SPECIAL GUEST POST BY MANNAHATTAMAMMA
Sometimes New York gets it right. In the middle of the rainiest, coldest, grayest June in the history of all Junes, a bright spot: The High Line Park, ten years in the planning, has opened to the public. You can literally rise above the city streets and walk an idyllically meandering path from Gansevoort Street to 20th street (eventually the park will extend to Penn Station).
So many people — locals and tourists alike — are delighted by this new park that, in true New York fashion, on opening weekend there was a line to get in. But last Monday afternoon, when I was there, I saw only handfuls of people walking along, all with the same half-smile on their faces, admiring the park planners’ attention to detail, which Robin Pogrebin catalogs in her NY Times review.
The joy with which this park has been received suggests to me that New Yorkers are starved for public green space. It’s true, as one blogger wrote, that the High Line winds through real estate that I will never in my life be able to afford, and also true that I couldn’t afford the $1,000 ticket to the High Line benefit — hell, I probably won’t ever be able to afford to stay at the new hotel that straddles the park. But I can still sit on one of the wooden chaise longues (cleverly parked on rollers along the old rails) and stare out at the river, or lounge on the wooden “viewing platform” that looks uptown along Tenth Avenue.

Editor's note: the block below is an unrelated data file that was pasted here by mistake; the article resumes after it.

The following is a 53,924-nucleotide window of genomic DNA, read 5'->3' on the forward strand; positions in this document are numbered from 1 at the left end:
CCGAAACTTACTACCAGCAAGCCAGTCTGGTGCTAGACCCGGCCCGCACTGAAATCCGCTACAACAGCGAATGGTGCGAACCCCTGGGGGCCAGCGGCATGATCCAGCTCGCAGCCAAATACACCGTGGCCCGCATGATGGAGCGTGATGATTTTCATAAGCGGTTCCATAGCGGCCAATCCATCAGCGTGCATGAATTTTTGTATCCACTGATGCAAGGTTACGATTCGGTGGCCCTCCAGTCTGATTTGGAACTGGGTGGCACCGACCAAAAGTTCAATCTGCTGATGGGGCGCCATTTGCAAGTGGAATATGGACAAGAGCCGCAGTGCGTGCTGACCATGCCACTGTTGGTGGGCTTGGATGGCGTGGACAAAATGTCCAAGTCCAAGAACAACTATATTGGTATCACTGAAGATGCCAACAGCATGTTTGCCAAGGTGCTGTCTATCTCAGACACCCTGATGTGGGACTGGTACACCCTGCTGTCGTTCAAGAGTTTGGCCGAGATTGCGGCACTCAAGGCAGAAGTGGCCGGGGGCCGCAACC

Many people have applauded this park as a testament to creative urban planning and persistence; it is surely that. But what if we also used it as a call to arms, to insist that our city planners turn their attention from high-rise glass boxes to creating public oases like the High Line? I mean, yes, plunking aluminum lawn chairs in the middle of Times Square is whimsical as hell, but is that really how we want to define “public space?”
The High Line proves that we can do much, much better — let’s hope it’s not a fluke but instead the start of a trend.